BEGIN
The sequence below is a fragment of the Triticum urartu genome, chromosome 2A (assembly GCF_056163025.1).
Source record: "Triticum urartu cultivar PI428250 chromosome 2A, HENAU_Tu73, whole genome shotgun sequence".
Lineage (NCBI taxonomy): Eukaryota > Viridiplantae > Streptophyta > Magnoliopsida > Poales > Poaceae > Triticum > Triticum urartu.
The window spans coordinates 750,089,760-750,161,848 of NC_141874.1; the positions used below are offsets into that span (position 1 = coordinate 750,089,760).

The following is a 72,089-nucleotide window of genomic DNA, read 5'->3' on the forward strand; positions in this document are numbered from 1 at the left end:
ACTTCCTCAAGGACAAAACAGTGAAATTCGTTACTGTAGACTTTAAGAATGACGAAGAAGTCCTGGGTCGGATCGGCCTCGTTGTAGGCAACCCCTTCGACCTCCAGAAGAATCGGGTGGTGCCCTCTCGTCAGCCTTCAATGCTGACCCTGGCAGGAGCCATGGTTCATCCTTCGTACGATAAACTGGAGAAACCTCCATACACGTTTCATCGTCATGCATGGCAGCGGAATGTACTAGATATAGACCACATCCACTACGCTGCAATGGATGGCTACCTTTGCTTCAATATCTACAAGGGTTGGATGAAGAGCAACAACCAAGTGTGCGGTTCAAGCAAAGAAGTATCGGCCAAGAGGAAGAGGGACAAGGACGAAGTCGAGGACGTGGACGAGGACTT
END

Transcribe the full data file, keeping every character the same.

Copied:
The sequence below is a fragment of the Triticum urartu genome, chromosome 2A (assembly GCF_056163025.1).
Source record: "Triticum urartu cultivar PI428250 chromosome 2A, HENAU_Tu73, whole genome shotgun sequence".
Lineage (NCBI taxonomy): Eukaryota > Viridiplantae > Streptophyta > Magnoliopsida > Poales > Poaceae > Triticum > Triticum urartu.
The window spans coordinates 750,089,760-750,161,848 of NC_141874.1; the positions used below are offsets into that span (position 1 = coordinate 750,089,760).

The following is a 72,089-nucleotide window of genomic DNA, read 5'->3' on the forward strand; positions in this document are numbered from 1 at the left end:
ACTTCCTCAAGGACAAAACAGTGAAATTCGTTACTGTAGACTTTAAGAATGACGAAGAAGTCCTGGGTCGGATCGGCCTCGTTGTAGGCAACCCCTTCGACCTCCAGAAGAATCGGGTGGTGCCCTCTCGTCAGCCTTCAATGCTGACCCTGGCAGGAGCCATGGTTCATCCTTCGTACGATAAACTGGAGAAACCTCCATACACGTTTCATCGTCATGCATGGCAGCGGAATGTACTAGATATAGACCACATCCACTACGCTGCAATGGATGGCTACCTTTGCTTCAATATCTACAAGGGTTGGATGAAGAGCAACAACCAAGTGTGCGGTTCAAGCAAAGAAGTATCGGCCAAGAGGAAGAGGGACAAGGACGAAGTCGAGGACGTGGACGAGGACTT